The death of Justice Ruth Bader Ginsburg has sent Democrats and never-Trumpers in a tizzy, out of fear that the late associate justice's seat will be replaced with a conservative — one who remains faithful to the Constitution.
The fear was so pervasive that the first tweet from Senate Minority Leader Chuck Schumer, D-N.Y., didn't honor Ginsburg's long career; it reminded everyone of Senate Majority Leader Mitch McConnell's reasoning for his refusal to consider then-President Obama's Supreme Court nominee in 2016.
"The American people should have a voice in the selection of their next Supreme Court Justice. Therefore, this vacancy should not be filled until we have a new president," Schumer tweeted, which were the Kentucky Republican's precise words in 2016.
First of all, the president is required to fill judicial vacancies without regard to when they may arise.
Article II, Section 2 of the Constitution provides that the president "shall appoint ... judges of the Supreme Court."
Then the nomination heads to the Senate. But what of the so-called "McConnell rule," preventing the Senate from acting on Supreme Court appointments during a presidential election year, quoted by Schumer?
It doesn't apply for at least two reasons.
The Federalist senior editor Mollie Hemingway reminded everyone of the first.
"You can disagree with the McConnell rule, which was previously known as the Biden rule, but you should describe it accurately," she said. "It's no confirmations in a presidential election year *when Senate and presidency are held by different parties.* Doesn't apply this year."
Sen. Ted Cruz said that it wasn't simply a difference of "your party, my party" on ABC over the weekend.
The Texas Republican explained that "it's a question of checks and balances."
When McConnell refused to confirm Obama's choice of Judge Merrick Garland in 2016 to replace the late Justice Antonin Scalia, the "Senate and presidency [were] held by different parties."
That's not the case today. The Senate majority and president are both Republican.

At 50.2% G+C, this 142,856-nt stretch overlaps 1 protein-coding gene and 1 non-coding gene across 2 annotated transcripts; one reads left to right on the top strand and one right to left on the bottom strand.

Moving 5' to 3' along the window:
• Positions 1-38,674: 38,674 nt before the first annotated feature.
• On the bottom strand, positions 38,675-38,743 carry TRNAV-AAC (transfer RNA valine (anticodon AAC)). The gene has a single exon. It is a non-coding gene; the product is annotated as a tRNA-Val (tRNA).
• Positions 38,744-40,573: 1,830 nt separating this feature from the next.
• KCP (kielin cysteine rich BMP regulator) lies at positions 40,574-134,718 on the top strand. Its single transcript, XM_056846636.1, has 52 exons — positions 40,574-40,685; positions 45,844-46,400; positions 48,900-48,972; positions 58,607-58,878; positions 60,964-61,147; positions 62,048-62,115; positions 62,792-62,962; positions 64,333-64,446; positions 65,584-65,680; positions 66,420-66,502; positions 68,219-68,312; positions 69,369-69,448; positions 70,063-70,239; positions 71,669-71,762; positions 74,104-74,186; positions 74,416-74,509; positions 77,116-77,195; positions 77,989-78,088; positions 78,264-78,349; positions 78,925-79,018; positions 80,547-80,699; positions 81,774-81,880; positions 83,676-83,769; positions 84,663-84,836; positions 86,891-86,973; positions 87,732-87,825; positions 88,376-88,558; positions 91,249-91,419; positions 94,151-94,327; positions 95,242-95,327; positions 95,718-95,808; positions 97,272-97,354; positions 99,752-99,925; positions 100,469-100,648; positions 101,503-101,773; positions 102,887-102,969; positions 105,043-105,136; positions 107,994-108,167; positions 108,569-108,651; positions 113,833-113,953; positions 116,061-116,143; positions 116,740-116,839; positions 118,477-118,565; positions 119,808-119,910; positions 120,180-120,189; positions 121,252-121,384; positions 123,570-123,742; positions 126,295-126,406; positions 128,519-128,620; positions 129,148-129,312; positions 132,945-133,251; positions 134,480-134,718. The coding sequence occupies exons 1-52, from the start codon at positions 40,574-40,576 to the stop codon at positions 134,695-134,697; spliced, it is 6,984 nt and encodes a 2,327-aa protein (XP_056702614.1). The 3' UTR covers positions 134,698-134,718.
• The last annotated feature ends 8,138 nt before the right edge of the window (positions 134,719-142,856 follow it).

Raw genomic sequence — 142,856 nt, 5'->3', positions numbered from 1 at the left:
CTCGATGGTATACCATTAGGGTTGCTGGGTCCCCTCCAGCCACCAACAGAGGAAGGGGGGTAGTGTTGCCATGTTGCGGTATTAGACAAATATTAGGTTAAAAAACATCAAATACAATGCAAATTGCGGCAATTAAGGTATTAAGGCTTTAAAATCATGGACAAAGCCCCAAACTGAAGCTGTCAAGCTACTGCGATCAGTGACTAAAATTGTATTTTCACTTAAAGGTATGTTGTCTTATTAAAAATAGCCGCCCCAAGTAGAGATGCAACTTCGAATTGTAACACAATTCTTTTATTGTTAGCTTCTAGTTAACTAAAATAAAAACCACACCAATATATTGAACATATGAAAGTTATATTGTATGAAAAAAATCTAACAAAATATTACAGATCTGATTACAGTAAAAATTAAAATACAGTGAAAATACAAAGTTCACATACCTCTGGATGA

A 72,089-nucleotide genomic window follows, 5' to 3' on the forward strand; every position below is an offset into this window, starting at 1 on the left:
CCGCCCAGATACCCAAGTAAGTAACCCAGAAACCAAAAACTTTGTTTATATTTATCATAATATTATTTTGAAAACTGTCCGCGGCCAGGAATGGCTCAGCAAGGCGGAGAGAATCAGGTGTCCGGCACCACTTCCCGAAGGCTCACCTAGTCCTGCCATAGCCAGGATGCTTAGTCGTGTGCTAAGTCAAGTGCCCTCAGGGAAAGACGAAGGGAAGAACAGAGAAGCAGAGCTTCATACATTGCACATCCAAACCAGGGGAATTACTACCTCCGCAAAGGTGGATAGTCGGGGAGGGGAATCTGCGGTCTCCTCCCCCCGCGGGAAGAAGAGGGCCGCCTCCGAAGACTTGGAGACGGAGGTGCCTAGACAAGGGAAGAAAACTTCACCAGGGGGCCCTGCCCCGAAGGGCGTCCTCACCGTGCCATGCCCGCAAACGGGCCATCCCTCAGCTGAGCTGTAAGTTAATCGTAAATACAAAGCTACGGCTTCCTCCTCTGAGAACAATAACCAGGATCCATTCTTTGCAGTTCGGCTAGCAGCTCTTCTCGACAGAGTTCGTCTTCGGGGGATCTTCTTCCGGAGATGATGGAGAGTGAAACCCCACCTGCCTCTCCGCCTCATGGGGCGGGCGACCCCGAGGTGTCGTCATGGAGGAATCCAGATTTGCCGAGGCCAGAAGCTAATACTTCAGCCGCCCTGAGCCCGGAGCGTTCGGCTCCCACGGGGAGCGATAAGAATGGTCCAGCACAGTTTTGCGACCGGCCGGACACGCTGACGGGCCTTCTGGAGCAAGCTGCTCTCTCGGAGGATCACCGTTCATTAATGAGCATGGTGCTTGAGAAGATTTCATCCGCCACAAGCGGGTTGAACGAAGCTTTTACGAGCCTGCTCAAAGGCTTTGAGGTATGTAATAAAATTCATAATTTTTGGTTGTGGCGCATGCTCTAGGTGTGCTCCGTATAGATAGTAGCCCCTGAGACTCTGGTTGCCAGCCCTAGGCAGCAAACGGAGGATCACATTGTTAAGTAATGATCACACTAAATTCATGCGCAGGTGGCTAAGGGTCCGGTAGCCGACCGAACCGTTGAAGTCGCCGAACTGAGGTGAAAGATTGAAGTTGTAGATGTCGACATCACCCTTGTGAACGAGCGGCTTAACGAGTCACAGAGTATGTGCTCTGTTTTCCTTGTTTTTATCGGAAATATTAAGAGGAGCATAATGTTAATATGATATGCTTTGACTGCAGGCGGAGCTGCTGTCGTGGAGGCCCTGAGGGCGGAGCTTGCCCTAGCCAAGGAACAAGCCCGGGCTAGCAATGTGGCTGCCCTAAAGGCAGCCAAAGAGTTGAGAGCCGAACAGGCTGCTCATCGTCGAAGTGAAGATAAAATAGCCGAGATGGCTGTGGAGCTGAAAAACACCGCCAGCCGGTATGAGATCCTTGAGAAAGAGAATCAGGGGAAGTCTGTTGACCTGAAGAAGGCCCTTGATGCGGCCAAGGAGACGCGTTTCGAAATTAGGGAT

And there's another, perhaps equally compelling reason the McConnell rule shouldn't apply to the present circumstances.
McConnell reasoned that during a presidential election year "The American people should have a voice in the selection of their next Supreme Court Justice."
Obama was a lame-duck president in his final months of office when he appointed Garland. There was no way in which he could be elected to a third term. Therefore the honor of appointing a new Supreme Court Justice should have been given to the victor in 2016, whether it be Donald Trump or Hillary Clinton — and by extension to the American people.
In this case the sitting president is just as likely — probably more so — to continue on with a second term as his opponent is to replace him.
Finally, November 2020 may be a time requiring the full complement of the high court.
Hawkish, a Bloomberg-funded Democratic data and analytics firm, predicted that Trump will appear to win — potentially in a landslide — on election night (emphasis on the word "appear.")
Hawkish explained that in the days and weeks following November 3, the race will tighten and Trump's comfortable lead may even evaporate as mail-in votes trickle in.
Newsmax White House correspondent Emerald Robinson translated that as a " pre-warning that Democrats plan on stealing the election through ballot harvesting," which allegedly occurred in several key California Congressional races in 2018.
Former House Speaker Paul Ryan said that what had happened in the Golden State two years ago "defies logic."
It's a process that might be called, "keep counting until you win."
If that were to happen this year, think of the 2000 Bush-Gore race and the battle of the "hanging chads." But instead of being limited to a single state – Florida — it could theoretically affect all 50 states.
The Bush-Gore race was ultimately decided by a narrow Supreme Court decision. If the 2020 election ends up in the high court, America could ill-afford even the possibility of a 4-4 non-decision decision.
The president revealed at a North Carolina rally Saturday night that he'll appoint someone to fill the vacancy this week and that "It will be a woman."
And the Senate majority leader announced that his chamber will fulfill its obligation in the confirmation process.
"President Trump's nominee will receive a vote on the floor of the United States Senate," McConnell promised.
Democratic response can only be described as unhinged.
Sen. Mazie Hirono, D-Hi., claimed that the GOP was attempting to "steal another Supreme Court seat."
House Speaker Nancy Pelosi, D-Calif, suggested she might impeach the president, the attorney general, or both, if the Senate goes ahead with a confirmation vote.
Despite the hyperbole, Trump is right to appoint; McConnell is right to bring the confirmation to a vote. It's the process demanded by the Constitution and perfected by 231 years of Senate tradition.
And all the whining from the party of Jefferson and Jackson won't change that one iota.
Michael Dorstewitz is a retired lawyer and has been a frequent contributor to BizPac Review and Liberty Unyielding. He is also a former U.S. Merchant Marine officer and an enthusiastic Second Amendment supporter, who can often be found honing his skills at the range. Read Michael Dorstewitz's Reports — More Here.
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